SAN FRANCISCO — Even from the bench, James Wiseman made sure to soak in every bit of the Warriors’ NBA title run. Now the former No. 2 overall pick is hoping to get back on the court and help the Warriors defend that title in 2023.
How and when Wiseman will take those steps is still up in the air, though there is a good chance he will participate in Summer League games for the Warriors in mid-July.
“Most likely play in Summer League but we’re trying to get situated,” Wiseman said Saturday afternoon as the Warriors returned to Chase Center for some hungover exit interviews. “It’s up in the air, but there’s a 90 percent chance.”
Wiseman was sidelined for the entire season rehabbing his surgically repaired knee. The 7-foot center had surgery to repair a torn meniscus last April with a timeline to return for training camp to begin the 2021-22 season. But a series of setbacks prolonged his rehab and kept him out of game action.
In March, Wiseman approached the doorstep to a return to action, even playing in a handful of G-League games with the Warriors’ Santa Cruz affiliate. But a return was put on hold when his knee swelled up again.
Wiseman has had two procedures since his surgery last April. The first was arthroscopic surgery in mid-December to relieve swelling in his knee. And, according to reports, Wiseman had an orthobiologic injection in London this April.
Warriors coaches asserted Wiseman is in desperate need of reps — “thousands of reps,” as coach Steve Kerr put it in March. The 21-year-old only played 39 NBA games in his rookie season before the injury last April. He played just 69 minutes in three games at University of Memphis during the 2019-20 season.
Watching the NBA title run from the sidelines was “challenging” for Wiseman. But he studied Memphis’ Jaren Jackson Jr.– who had meniscus surgery last year, too — during the Western Conference semifinals to see how he moved and worked.
Watching rookies Jonathan Kuminga and Moses Moody contribute down the stretch and in the playoffs also gave him some motivation.
“It’s hard for me because I haven’t gotten the exact reps that Jonathan and Moses got,” Wiseman said. “I get the reps, and I think I’m going to be fine.”
Wiseman said he hasn’t had any knee swelling recently and is hoping to work on his rim protection and defending guards. For now, he’s celebrating being part of a title-winning team — he was right with his teammates during the champagne celebration in Boston, hugging the Larry O’Brien Trophy. He has his sights on more modest goals, too.
“It’s all it takes, just to have patience,” Wiseman said. “I’m a young player with a lot of years left to play in this league, god willing. So I’m just being patient with myself and my craft. I don’t have no pressure…I will do whatever I can to make Steph (Curry), Klay (Thompson) and Draymond (Green) successful.”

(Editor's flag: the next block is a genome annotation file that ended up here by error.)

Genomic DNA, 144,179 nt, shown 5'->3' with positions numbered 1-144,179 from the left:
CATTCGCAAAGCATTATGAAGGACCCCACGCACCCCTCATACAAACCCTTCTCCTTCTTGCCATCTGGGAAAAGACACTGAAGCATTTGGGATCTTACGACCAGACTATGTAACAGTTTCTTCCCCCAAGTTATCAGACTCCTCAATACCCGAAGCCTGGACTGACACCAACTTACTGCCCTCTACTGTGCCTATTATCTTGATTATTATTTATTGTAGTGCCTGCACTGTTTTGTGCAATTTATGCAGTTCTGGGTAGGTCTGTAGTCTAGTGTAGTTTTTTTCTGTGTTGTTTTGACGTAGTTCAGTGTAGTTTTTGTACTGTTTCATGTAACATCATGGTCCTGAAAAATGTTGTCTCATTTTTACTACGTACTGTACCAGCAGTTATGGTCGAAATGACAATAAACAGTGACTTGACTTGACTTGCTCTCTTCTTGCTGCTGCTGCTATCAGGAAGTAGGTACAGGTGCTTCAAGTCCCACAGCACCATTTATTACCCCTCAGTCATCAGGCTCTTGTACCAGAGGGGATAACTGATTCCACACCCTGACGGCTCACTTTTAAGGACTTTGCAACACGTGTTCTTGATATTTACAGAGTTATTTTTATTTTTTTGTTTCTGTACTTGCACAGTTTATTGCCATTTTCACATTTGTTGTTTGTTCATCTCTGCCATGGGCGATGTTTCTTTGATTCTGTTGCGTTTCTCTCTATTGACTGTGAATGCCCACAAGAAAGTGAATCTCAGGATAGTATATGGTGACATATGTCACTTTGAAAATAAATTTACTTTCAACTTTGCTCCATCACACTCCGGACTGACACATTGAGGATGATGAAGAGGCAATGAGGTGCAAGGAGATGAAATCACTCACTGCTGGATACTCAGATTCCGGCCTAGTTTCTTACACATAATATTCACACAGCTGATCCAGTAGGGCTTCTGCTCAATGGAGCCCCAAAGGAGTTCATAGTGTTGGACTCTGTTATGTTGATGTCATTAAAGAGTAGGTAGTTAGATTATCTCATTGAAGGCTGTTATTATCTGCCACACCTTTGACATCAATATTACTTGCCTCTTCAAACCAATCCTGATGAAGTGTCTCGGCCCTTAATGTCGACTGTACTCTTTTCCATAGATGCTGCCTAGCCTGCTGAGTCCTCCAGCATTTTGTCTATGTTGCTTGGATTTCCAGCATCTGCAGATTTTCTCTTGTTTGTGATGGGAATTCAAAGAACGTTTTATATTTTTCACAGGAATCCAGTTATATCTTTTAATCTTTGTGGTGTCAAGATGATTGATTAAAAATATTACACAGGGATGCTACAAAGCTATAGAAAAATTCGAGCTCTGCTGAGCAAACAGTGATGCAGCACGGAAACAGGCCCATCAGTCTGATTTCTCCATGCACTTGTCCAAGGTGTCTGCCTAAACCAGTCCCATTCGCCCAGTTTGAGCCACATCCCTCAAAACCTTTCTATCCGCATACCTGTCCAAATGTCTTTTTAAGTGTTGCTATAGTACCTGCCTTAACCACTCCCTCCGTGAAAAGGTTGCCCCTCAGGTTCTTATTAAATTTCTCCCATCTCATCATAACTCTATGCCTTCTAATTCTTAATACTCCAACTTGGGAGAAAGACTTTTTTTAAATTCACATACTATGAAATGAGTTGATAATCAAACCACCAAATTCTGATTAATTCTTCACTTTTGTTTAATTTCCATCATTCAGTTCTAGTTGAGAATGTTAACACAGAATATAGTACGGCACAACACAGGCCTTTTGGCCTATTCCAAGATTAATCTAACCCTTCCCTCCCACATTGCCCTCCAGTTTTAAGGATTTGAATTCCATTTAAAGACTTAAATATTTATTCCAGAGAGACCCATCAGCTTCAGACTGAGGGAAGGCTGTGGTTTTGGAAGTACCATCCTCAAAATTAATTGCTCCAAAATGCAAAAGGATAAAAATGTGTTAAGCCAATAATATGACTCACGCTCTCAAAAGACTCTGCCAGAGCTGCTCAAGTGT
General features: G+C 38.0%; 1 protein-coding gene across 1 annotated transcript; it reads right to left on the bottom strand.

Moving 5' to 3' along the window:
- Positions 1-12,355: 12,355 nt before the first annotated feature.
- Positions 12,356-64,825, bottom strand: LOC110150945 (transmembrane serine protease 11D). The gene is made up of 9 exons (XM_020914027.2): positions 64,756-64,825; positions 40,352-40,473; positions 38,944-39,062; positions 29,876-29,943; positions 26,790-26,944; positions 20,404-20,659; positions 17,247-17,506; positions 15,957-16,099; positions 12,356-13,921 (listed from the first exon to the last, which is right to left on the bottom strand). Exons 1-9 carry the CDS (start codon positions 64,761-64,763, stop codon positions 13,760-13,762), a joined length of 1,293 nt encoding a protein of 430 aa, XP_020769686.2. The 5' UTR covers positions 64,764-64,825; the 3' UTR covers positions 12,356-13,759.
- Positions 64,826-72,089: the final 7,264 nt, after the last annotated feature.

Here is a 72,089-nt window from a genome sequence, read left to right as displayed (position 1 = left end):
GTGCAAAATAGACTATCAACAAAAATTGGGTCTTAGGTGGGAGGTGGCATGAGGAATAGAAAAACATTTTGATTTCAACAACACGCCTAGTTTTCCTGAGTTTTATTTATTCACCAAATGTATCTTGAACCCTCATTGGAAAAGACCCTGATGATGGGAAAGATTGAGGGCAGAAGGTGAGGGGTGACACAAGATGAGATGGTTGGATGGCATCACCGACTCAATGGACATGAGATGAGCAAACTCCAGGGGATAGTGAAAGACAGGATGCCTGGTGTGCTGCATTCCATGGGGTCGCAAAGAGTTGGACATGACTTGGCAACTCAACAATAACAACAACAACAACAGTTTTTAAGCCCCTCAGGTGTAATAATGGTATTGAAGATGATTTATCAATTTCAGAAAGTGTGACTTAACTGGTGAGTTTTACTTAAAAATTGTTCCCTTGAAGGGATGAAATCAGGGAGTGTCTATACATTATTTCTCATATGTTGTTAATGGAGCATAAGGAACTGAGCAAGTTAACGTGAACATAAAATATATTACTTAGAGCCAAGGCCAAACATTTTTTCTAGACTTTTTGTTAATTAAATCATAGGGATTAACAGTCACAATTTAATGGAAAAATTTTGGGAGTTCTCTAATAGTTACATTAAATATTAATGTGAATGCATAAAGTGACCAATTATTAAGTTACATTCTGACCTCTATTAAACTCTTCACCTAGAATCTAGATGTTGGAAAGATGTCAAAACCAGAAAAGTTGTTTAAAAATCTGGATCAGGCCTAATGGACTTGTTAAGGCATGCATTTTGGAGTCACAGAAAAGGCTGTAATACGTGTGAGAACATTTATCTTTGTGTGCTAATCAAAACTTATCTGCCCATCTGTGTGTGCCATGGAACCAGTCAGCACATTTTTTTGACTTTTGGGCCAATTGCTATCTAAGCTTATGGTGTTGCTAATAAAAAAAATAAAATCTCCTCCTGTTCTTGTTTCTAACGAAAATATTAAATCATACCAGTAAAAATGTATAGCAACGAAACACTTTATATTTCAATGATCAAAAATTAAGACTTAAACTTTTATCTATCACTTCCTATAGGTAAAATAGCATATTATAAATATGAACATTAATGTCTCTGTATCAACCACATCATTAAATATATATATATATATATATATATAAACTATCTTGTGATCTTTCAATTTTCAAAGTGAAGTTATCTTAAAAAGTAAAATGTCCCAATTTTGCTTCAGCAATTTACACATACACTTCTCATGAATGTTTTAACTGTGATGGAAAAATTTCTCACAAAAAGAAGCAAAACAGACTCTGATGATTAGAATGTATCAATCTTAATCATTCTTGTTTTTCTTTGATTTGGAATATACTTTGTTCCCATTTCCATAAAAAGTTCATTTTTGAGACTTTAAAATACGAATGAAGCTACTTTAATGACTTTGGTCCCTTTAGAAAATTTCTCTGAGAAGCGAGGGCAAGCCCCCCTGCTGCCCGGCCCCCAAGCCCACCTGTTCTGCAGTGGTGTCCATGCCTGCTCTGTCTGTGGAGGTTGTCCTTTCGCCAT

Wiggins wants to stay with the Warriors
Once considered a bust as a former No. 1 overall pick, Andrew Wiggins reinvented himself as a standout in this playoff run. Still feeling the buzz from the NBA title celebration, Wiggins expressed his desire to stay with Golden State long term.
“I would love to stay here. Being here is top notch,” Wiggins said. “The way they treat their players, we’re all a big family. A lot of places might say that, but here they show that through their actions.”
Next season, Wiggins will be in the final year of his five-year, $147 million deal signed with the Minnesota Timberwolves at age 23. He’s up for a possible extension. Or a viable trade piece, depending on how the Warriors decide to spend next season.
Kuminga’s summer plans involve playing
Wiseman won’t be the only Warriors player worth watching at Summer League. Kuminga hinted Saturday afternoon that he would “love to” play in the offseason competition in Las Vegas.
“I would want to do it especially if I’m trying to grow and learn and get better every day, I got to play more,” said Kuminga, who might also play for the Democratic Republic of the Congo national men’s basketball team this offseason. “I feel like the Summer League would be good.”
Some players go through their entire careers without winning an NBA championship. But at 19, Kuminga is the second youngest player to earn a championship ring.
Kuminga acknowledged how special it was for him to win at the highest level at such a young age. He enjoyed his cousin sending a video of his family doing the Griddy dance after the Warriors knocked off the Celtics in six games. His brother, who is back in Africa, also told him that “everybody is happy that you’re a champion.”
“I learned how to be a winner… and now I know what it takes to actually get to the Finals and get the job done,” Kuminga said. “By being out there watching what was going on, listening to coaches, listening to vets, that really helped me and I feel like if we just keep up with the good work hopefully next year we’ll get there and I’m going to be one of the guys helping the team to get there.”
Staff writer Madeline Kenney contributed to this report.
Contributed by local news sources